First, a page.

Free-Range Turkey Farms in New EnglandPhoto Credit : Pixabay
The USDA defines “free-range” birds as those who are allowed “access to the outside.” However, farms do this in different ways — some let their turkeys walk and peck in a pasture, others let them roam in an outdoor dirt pen, and others keep them in outdoor cages, noting that the birds are still getting fresh air and sunshine.
Many believe that birds raised on a free-range turkey farm are happier and healthier than those on other kinds of farms. You should still do your homework, though, to ensure that the turkeys you buy are raised according to your family’s standards. Check with your neighborhood market, farmers’ market, or butcher shop for recommendations on free-range turkey farms in New England, or go to LocalHarvest.org to search for them. You’ll find lists and descriptions of organic, free-range, and heritage-breed turkey producers in your area.
The Hurds have farmed the same Hampton, New Hampshire, property since 1923. Steve Hurd is the third generation of his family to carry on the tradition of raising meat, from beef to pork to poultry. Hurd raises broad-breasted white turkeys throughout the year, which he sells as whole fresh birds for Thanksgiving and as frozen meat in the other months.
More than 12,000 turkeys are sold at this popular family farm, which first opened its doors in 1954 with just 125 turkeys. Throughout the year, Bob’s sells all manner of turkey specialities, including made-from-scratch potpies and frozen cuts. Desserts and other Thanksgiving fixings are also available.
Claire and Raymond Rischer were the original visionaries of this family farm, which opened for business in 1950 with just 24 turkeys. Today, the Rischers’ son, Jim, and his family own and manage the property. Prepared entrées and side dishes and of course, fresh whole turkeys are all for sale.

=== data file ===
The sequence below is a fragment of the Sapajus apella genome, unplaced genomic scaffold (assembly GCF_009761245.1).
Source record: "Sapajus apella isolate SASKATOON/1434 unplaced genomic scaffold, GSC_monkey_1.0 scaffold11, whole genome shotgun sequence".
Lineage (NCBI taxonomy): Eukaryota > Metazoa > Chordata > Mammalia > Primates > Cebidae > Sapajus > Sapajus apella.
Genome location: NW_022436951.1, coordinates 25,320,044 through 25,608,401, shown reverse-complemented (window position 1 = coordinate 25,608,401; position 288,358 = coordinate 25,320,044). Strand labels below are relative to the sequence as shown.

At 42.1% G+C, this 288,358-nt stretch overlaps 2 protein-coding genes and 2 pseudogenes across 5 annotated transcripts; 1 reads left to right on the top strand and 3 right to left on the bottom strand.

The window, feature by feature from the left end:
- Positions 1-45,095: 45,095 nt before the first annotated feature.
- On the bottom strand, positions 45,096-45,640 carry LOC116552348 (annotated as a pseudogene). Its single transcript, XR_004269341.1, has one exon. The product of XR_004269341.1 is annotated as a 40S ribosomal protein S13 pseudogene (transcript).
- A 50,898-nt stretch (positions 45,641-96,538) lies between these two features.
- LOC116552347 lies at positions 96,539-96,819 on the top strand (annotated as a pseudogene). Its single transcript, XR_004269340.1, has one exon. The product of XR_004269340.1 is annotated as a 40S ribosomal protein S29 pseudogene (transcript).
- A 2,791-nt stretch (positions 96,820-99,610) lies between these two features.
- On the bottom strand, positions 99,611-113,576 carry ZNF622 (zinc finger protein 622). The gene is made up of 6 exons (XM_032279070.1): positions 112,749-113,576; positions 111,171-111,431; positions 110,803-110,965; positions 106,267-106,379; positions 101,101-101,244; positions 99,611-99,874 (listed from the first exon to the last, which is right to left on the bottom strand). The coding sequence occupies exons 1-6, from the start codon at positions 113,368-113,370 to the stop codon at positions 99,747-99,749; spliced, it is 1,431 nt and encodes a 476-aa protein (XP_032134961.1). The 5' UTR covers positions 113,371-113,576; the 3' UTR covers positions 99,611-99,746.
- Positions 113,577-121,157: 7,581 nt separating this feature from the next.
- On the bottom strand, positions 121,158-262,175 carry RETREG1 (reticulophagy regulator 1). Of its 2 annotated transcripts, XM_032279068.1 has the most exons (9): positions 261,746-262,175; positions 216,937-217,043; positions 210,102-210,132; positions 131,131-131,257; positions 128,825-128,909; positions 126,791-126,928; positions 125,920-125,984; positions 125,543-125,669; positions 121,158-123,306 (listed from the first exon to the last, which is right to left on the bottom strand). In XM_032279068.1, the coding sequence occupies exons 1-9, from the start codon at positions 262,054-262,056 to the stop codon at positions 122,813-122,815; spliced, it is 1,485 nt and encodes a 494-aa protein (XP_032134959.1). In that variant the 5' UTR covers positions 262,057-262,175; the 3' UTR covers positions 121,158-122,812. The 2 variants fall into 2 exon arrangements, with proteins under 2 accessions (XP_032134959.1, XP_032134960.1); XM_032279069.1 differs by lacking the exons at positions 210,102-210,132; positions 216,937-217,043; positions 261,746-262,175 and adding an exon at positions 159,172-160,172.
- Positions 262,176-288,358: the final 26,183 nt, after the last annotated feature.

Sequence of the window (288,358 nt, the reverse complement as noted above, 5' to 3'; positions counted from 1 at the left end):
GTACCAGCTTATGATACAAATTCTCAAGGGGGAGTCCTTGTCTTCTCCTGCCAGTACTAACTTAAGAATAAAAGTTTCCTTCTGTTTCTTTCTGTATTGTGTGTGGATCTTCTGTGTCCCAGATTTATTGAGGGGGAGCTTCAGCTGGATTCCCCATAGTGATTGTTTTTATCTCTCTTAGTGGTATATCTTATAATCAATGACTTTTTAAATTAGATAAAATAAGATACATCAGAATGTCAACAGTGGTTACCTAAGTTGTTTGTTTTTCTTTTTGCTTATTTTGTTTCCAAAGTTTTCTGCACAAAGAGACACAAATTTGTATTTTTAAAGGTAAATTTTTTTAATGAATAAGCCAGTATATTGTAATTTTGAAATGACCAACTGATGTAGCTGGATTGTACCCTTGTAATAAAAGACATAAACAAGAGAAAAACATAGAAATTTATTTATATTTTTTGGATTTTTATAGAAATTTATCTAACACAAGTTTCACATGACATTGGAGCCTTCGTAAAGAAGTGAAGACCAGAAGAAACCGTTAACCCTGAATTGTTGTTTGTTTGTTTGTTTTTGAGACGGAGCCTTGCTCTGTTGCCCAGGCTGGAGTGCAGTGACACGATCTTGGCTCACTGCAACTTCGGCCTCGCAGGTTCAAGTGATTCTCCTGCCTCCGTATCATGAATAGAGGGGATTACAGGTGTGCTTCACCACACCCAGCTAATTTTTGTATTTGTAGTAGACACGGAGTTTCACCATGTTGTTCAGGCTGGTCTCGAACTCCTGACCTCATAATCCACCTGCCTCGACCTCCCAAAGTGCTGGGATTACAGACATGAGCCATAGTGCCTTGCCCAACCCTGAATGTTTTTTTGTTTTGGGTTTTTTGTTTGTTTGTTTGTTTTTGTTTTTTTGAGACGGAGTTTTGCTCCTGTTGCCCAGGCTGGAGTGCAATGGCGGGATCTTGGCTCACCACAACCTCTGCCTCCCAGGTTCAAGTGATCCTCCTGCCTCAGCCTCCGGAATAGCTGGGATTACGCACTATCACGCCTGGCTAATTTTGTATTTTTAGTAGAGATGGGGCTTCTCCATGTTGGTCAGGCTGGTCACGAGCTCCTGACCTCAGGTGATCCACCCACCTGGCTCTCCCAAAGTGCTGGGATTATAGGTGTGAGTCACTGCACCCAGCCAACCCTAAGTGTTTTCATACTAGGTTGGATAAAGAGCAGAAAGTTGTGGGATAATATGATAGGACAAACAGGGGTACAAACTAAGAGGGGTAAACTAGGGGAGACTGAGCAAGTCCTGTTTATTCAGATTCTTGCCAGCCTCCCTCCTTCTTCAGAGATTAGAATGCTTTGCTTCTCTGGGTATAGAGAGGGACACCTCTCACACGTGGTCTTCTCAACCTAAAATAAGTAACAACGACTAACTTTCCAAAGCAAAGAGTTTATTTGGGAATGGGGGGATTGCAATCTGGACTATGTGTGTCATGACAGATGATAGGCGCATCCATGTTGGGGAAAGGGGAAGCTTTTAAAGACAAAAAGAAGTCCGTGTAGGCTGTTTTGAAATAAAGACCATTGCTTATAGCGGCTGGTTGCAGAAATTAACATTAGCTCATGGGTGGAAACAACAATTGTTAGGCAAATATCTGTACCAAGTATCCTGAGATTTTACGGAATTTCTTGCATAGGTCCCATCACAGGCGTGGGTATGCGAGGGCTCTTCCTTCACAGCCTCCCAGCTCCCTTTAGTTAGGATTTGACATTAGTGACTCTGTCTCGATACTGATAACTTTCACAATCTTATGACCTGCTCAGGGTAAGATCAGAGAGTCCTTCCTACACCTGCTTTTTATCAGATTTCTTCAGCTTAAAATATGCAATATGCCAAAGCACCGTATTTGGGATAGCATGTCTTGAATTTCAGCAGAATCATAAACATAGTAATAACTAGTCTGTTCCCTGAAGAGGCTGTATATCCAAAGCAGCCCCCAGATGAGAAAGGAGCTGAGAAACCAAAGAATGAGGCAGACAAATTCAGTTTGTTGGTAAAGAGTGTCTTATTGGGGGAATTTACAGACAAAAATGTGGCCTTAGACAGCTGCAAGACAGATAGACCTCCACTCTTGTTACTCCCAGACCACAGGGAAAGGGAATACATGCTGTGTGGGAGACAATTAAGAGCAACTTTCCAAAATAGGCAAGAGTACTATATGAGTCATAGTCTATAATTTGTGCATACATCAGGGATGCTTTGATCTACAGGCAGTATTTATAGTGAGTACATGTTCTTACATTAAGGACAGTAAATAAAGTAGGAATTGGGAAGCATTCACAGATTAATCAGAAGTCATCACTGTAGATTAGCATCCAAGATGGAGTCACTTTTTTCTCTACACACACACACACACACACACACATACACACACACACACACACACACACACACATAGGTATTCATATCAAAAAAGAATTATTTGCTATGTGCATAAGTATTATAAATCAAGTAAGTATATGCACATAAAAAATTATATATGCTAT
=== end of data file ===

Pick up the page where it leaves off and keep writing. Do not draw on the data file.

Kate Stillman is your farmer at this Hardwick property. Opened in 2005, Stillman’s specializes in pasture-raised turkeys, as well as an assortment of beef and pork.
You won’t go hungry at Pine Tree. In addition to its popular fresh turkeys, the farm also churns out delicious prepared foods (hello, empanadas turkey chorizo) and a wide assortment of sausages, among other tasty treats.
This organic farm is more than just a food source — it’s a destination. Overnights are offered, after which visitors can leave with an assortment of fresh veggies, herbs, and meats. If you decide the farming life is for you, extend the stay and enroll at the Four Springs Farm School.
Fresh chickens and turkeys are the specialty at Misty Knoll, a family-owned operation located just south of Burlington.
This central Vermont farm serves up a little bit of everything, from starter tomato plants to fresh beef to whole chickens and turkeys. Call 802-272-4648.
A devastating 2014 fire nearly spelled the end of this family farm, located just east of Burlington. But perseverance and an overwhelming level of community support kept the doors open. Today, Maple Wind is doing better than ever. All manner of sustainable meats are offered, including an array of pasture-raised turkeys for the holidays.
On a hillside property that covers 120 acres in Dorset, this third-generation property is what head farmer, Scout Proft, calls a “full plate” farm. Big greenhouses grow vegetables throughout the year, there’s homegrown fruit, and on an adjunct farm Proft and her sons raise pheasants, chickens, and turkeys.
The Hermonot family first opened their farm doors in 1998, beginning with just 15 turkeys for family and friends. Today, it’s a thriving, sustainably focused operation that raises some 3,000 birds each year, making it the largest grower of pasture-raised turkeys in the state.
This 80-acre farm has been feeding central Rhode Island residents since 1935. Baffoni chickens and turkeys are served at restaurants across the state as well, and come Thanksgiving, the farm-fresh birds sell quickly.
Opened in 2002, Pat’s has grass-fed beef and pasture-raised chickens, turkeys, ducks, and pigs on 150 acres spread across several pieces of prime farmland.
This post was published in 2007 and has been updated.